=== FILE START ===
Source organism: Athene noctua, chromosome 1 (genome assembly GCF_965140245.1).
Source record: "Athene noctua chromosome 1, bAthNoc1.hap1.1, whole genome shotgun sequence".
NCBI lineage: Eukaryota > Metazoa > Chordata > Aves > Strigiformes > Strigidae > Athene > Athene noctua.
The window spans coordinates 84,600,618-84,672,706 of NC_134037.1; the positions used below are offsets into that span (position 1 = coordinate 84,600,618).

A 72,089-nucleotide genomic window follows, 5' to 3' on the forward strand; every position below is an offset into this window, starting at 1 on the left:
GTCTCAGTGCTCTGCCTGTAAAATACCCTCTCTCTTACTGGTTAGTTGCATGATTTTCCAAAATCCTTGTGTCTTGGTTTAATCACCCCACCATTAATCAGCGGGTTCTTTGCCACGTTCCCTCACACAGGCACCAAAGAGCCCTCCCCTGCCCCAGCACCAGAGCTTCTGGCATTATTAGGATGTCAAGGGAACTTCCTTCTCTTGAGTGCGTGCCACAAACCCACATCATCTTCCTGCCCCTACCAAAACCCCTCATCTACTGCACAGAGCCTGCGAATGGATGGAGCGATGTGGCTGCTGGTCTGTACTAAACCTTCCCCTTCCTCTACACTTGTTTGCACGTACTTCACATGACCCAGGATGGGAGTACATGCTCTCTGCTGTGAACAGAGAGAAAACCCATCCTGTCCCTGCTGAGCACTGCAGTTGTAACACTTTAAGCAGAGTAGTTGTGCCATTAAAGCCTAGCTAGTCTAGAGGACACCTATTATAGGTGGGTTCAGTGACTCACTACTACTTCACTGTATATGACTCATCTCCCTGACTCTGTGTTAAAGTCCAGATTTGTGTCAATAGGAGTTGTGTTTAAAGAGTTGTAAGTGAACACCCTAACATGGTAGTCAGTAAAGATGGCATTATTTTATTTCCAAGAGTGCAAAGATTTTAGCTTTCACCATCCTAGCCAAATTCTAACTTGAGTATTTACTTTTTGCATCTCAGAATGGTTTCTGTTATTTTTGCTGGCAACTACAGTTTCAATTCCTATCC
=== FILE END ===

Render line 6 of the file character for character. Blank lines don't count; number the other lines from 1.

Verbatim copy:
GTCTCAGTGCTCTGCCTGTAAAATACCCTCTCTCTTACTGGTTAGTTGCATGATTTTCCAAAATCCTTGTGTCTTGGTTTAATCACCCCACCATTAATCAGCGGGTTCTTTGCCACGTTCCCTCACACAGGCACCAAAGAGCCCTCCCCTGCCCCAGCACCAGAGCTTCTGGCATTATTAGGATGTCAAGGGAACTTCCTTCTCTTGAGTGCGTGCCACAAACCCACATCATCTTCCTGCCCCTACCAAAACCCCTCATCTACTGCACAGAGCCTGCGAATGGATGGAGCGATGTGGCTGCTGGTCTGTACTAAACCTTCCCCTTCCTCTACACTTGTTTGCACGTACTTCACATGACCCAGGATGGGAGTACATGCTCTCTGCTGTGAACAGAGAGAAAACCCATCCTGTCCCTGCTGAGCACTGCAGTTGTAACACTTTAAGCAGAGTAGTTGTGCCATTAAAGCCTAGCTAGTCTAGAGGACACCTATTATAGGTGGGTTCAGTGACTCACTACTACTTCACTGTATATGACTCATCTCCCTGACTCTGTGTTAAAGTCCAGATTTGTGTCAATAGGAGTTGTGTTTAAAGAGTTGTAAGTGAACACCCTAACATGGTAGTCAGTAAAGATGGCATTATTTTATTTCCAAGAGTGCAAAGATTTTAGCTTTCACCATCCTAGCCAAATTCTAACTTGAGTATTTACTTTTTGCATCTCAGAATGGTTTCTGTTATTTTTGCTGGCAACTACAGTTTCAATTCCTATCC